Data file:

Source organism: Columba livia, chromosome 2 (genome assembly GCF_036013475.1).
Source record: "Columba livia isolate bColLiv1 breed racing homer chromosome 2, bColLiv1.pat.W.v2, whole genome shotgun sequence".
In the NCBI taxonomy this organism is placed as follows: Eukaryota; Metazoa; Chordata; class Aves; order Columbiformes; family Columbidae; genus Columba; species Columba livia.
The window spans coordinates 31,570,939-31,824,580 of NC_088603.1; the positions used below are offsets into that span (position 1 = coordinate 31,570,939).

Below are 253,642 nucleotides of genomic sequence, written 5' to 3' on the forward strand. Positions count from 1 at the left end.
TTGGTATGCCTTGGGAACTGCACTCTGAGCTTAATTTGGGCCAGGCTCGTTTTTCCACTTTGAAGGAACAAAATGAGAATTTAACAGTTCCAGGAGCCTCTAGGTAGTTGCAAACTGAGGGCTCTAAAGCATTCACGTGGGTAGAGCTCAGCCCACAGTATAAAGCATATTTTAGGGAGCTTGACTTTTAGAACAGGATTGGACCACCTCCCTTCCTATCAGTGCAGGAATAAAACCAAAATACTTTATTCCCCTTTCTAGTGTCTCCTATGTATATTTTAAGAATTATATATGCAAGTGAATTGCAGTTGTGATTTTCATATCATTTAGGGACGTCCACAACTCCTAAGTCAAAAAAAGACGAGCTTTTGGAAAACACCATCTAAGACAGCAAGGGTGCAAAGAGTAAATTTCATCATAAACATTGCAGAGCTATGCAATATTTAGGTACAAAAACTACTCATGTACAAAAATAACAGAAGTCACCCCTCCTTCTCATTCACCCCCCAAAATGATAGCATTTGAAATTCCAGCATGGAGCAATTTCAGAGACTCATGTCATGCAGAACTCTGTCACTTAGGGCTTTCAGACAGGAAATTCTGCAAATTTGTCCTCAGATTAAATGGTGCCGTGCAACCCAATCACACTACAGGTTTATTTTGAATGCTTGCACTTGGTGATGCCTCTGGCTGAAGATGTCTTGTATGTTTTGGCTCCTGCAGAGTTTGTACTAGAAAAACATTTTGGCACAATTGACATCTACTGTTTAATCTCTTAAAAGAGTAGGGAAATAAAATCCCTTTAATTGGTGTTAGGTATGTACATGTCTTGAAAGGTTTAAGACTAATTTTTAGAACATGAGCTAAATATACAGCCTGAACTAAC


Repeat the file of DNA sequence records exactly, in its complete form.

Source organism: Columba livia, chromosome 2 (genome assembly GCF_036013475.1).
Source record: "Columba livia isolate bColLiv1 breed racing homer chromosome 2, bColLiv1.pat.W.v2, whole genome shotgun sequence".
In the NCBI taxonomy this organism is placed as follows: Eukaryota; Metazoa; Chordata; class Aves; order Columbiformes; family Columbidae; genus Columba; species Columba livia.
The window spans coordinates 31,570,939-31,824,580 of NC_088603.1; the positions used below are offsets into that span (position 1 = coordinate 31,570,939).

Below are 253,642 nucleotides of genomic sequence, written 5' to 3' on the forward strand. Positions count from 1 at the left end.
TTGGTATGCCTTGGGAACTGCACTCTGAGCTTAATTTGGGCCAGGCTCGTTTTTCCACTTTGAAGGAACAAAATGAGAATTTAACAGTTCCAGGAGCCTCTAGGTAGTTGCAAACTGAGGGCTCTAAAGCATTCACGTGGGTAGAGCTCAGCCCACAGTATAAAGCATATTTTAGGGAGCTTGACTTTTAGAACAGGATTGGACCACCTCCCTTCCTATCAGTGCAGGAATAAAACCAAAATACTTTATTCCCCTTTCTAGTGTCTCCTATGTATATTTTAAGAATTATATATGCAAGTGAATTGCAGTTGTGATTTTCATATCATTTAGGGACGTCCACAACTCCTAAGTCAAAAAAAGACGAGCTTTTGGAAAACACCATCTAAGACAGCAAGGGTGCAAAGAGTAAATTTCATCATAAACATTGCAGAGCTATGCAATATTTAGGTACAAAAACTACTCATGTACAAAAATAACAGAAGTCACCCCTCCTTCTCATTCACCCCCCAAAATGATAGCATTTGAAATTCCAGCATGGAGCAATTTCAGAGACTCATGTCATGCAGAACTCTGTCACTTAGGGCTTTCAGACAGGAAATTCTGCAAATTTGTCCTCAGATTAAATGGTGCCGTGCAACCCAATCACACTACAGGTTTATTTTGAATGCTTGCACTTGGTGATGCCTCTGGCTGAAGATGTCTTGTATGTTTTGGCTCCTGCAGAGTTTGTACTAGAAAAACATTTTGGCACAATTGACATCTACTGTTTAATCTCTTAAAAGAGTAGGGAAATAAAATCCCTTTAATTGGTGTTAGGTATGTACATGTCTTGAAAGGTTTAAGACTAATTTTTAGAACATGAGCTAAATATACAGCCTGAACTAAC